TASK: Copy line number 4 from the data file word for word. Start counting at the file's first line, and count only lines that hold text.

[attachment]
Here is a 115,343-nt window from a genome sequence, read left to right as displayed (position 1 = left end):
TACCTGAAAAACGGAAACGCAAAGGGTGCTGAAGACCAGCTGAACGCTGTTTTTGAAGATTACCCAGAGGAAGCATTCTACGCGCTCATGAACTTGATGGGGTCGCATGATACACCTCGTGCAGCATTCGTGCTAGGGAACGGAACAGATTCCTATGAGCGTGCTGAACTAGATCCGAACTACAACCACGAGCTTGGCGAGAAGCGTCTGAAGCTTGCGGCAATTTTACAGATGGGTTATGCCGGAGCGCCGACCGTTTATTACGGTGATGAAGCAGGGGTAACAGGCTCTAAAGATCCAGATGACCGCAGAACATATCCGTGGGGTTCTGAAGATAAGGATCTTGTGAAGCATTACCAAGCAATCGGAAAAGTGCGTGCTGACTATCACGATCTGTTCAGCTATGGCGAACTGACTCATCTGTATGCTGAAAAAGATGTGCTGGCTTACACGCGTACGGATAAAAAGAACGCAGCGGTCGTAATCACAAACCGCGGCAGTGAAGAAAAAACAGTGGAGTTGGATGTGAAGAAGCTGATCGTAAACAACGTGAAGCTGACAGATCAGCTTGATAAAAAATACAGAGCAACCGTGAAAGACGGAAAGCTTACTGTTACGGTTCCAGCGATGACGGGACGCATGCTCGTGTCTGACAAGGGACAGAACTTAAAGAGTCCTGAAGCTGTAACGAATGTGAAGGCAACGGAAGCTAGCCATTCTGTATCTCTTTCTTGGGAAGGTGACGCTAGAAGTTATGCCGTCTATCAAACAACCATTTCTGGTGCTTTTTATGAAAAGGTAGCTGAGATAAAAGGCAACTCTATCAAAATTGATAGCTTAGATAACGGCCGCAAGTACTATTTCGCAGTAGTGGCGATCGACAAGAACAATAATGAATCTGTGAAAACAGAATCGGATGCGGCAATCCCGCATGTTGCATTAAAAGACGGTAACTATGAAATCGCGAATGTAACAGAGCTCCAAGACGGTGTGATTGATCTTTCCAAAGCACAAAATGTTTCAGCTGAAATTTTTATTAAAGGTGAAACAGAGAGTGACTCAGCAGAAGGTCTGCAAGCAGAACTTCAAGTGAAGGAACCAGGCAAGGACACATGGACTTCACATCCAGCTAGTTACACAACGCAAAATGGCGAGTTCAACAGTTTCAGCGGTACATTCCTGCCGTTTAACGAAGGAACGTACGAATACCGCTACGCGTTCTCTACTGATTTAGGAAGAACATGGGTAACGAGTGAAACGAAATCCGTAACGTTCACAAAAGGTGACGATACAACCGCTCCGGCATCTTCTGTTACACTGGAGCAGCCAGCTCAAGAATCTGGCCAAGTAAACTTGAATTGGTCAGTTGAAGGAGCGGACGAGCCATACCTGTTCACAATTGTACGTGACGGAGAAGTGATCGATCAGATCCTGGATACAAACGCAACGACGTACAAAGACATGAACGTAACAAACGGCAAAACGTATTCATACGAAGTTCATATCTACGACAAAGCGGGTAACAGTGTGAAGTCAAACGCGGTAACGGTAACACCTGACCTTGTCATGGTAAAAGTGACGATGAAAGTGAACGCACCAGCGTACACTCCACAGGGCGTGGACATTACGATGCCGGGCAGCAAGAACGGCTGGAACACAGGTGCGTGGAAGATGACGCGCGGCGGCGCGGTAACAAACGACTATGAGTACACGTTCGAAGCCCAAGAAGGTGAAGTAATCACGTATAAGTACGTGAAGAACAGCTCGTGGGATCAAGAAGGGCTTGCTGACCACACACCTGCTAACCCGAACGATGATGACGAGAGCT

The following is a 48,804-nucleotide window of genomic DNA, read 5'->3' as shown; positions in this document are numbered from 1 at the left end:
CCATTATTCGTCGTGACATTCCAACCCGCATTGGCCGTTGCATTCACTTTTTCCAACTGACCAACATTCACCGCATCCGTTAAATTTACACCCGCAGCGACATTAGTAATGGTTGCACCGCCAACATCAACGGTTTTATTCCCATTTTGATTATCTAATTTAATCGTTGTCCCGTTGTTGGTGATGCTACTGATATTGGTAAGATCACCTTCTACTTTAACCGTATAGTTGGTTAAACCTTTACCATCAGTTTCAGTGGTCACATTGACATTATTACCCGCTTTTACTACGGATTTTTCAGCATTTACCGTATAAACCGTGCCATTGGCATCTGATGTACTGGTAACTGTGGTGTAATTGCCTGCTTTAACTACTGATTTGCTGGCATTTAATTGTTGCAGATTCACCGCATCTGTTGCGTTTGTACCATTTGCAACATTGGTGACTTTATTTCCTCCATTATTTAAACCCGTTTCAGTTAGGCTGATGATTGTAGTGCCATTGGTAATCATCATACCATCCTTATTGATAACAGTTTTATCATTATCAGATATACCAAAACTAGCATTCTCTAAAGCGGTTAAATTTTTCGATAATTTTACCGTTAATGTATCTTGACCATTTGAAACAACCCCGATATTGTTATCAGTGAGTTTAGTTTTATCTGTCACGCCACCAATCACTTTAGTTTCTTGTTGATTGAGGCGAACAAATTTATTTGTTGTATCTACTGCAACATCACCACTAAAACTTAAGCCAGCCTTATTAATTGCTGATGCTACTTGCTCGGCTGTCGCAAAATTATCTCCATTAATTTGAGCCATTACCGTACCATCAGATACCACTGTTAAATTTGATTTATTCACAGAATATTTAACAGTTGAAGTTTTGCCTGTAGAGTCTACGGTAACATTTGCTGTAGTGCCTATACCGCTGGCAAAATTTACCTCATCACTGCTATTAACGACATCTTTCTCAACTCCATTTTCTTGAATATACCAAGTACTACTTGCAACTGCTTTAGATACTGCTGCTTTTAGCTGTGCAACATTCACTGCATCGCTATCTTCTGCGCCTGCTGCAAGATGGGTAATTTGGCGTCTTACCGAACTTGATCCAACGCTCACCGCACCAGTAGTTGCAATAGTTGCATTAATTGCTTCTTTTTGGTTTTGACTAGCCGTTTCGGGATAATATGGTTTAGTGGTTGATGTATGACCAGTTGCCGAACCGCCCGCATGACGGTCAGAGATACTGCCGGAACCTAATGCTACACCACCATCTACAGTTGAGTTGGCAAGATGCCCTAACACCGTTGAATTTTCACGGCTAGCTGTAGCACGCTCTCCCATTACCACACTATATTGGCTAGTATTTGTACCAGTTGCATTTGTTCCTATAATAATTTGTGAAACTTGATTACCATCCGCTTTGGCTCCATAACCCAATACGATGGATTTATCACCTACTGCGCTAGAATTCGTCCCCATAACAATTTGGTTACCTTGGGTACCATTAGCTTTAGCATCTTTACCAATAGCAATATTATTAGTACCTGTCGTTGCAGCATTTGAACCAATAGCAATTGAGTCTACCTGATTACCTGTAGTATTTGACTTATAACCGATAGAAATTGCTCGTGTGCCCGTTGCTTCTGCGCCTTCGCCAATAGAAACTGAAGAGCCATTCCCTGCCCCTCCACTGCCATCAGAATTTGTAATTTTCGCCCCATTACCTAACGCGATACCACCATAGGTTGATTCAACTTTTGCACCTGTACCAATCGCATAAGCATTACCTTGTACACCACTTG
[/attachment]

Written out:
CCATTATTCGTCGTGACATTCCAACCCGCATTGGCCGTTGCATTCACTTTTTCCAACTGACCAACATTCACCGCATCCGTTAAATTTACACCCGCAGCGACATTAGTAATGGTTGCACCGCCAACATCAACGGTTTTATTCCCATTTTGATTATCTAATTTAATCGTTGTCCCGTTGTTGGTGATGCTACTGATATTGGTAAGATCACCTTCTACTTTAACCGTATAGTTGGTTAAACCTTTACCATCAGTTTCAGTGGTCACATTGACATTATTACCCGCTTTTACTACGGATTTTTCAGCATTTACCGTATAAACCGTGCCATTGGCATCTGATGTACTGGTAACTGTGGTGTAATTGCCTGCTTTAACTACTGATTTGCTGGCATTTAATTGTTGCAGATTCACCGCATCTGTTGCGTTTGTACCATTTGCAACATTGGTGACTTTATTTCCTCCATTATTTAAACCCGTTTCAGTTAGGCTGATGATTGTAGTGCCATTGGTAATCATCATACCATCCTTATTGATAACAGTTTTATCATTATCAGATATACCAAAACTAGCATTCTCTAAAGCGGTTAAATTTTTCGATAATTTTACCGTTAATGTATCTTGACCATTTGAAACAACCCCGATATTGTTATCAGTGAGTTTAGTTTTATCTGTCACGCCACCAATCACTTTAGTTTCTTGTTGATTGAGGCGAACAAATTTATTTGTTGTATCTACTGCAACATCACCACTAAAACTTAAGCCAGCCTTATTAATTGCTGATGCTACTTGCTCGGCTGTCGCAAAATTATCTCCATTAATTTGAGCCATTACCGTACCATCAGATACCACTGTTAAATTTGATTTATTCACAGAATATTTAACAGTTGAAGTTTTGCCTGTAGAGTCTACGGTAACATTTGCTGTAGTGCCTATACCGCTGGCAAAATTTACCTCATCACTGCTATTAACGACATCTTTCTCAACTCCATTTTCTTGAATATACCAAGTACTACTTGCAACTGCTTTAGATACTGCTGCTTTTAGCTGTGCAACATTCACTGCATCGCTATCTTCTGCGCCTGCTGCAAGATGGGTAATTTGGCGTCTTACCGAACTTGATCCAACGCTCACCGCACCAGTAGTTGCAATAGTTGCATTAATTGCTTCTTTTTGGTTTTGACTAGCCGTTTCGGGATAATATGGTTTAGTGGTTGATGTATGACCAGTTGCCGAACCGCCCGCATGACGGTCAGAGATACTGCCGGAACCTAATGCTACACCACCATCTACAGTTGAGTTGGCAAGATGCCCTAACACCGTTGAATTTTCACGGCTAGCTGTAGCACGCTCTCCCATTACCACACTATATTGGCTAGTATTTGTACCAGTTGCATTTGTTCCTATAATAATTTGTGAAACTTGATTACCATCCGCTTTGGCTCCATAACCCAATACGATGGATTTATCACCTACTGCGCTAGAATTCGTCCCCATAACAATTTGGTTACCTTGGGTACCATTAGCTTTAGCATCTTTACCAATAGCAATATTATTAGTACCTGTCGTTGCAGCATTTGAACCAATAGCAATTGAGTCTACCTGATTACCTGTAGTATTTGACTTATAACCGATAGAAATTGCTCGTGTGCCCGTTGCTTCTGCGCCTTCGCCAATAGAAACTGAAGAGCCATTCCCTGCCCCTCCACTGCCATCAGAATTTGTAATTTTCGCCCCATTACCTAACGCGATACCACCATAGGTTGATTCAACTTTTGCACCTGTACCAATCGCATAAGCATTACCTTGTACACCACTTG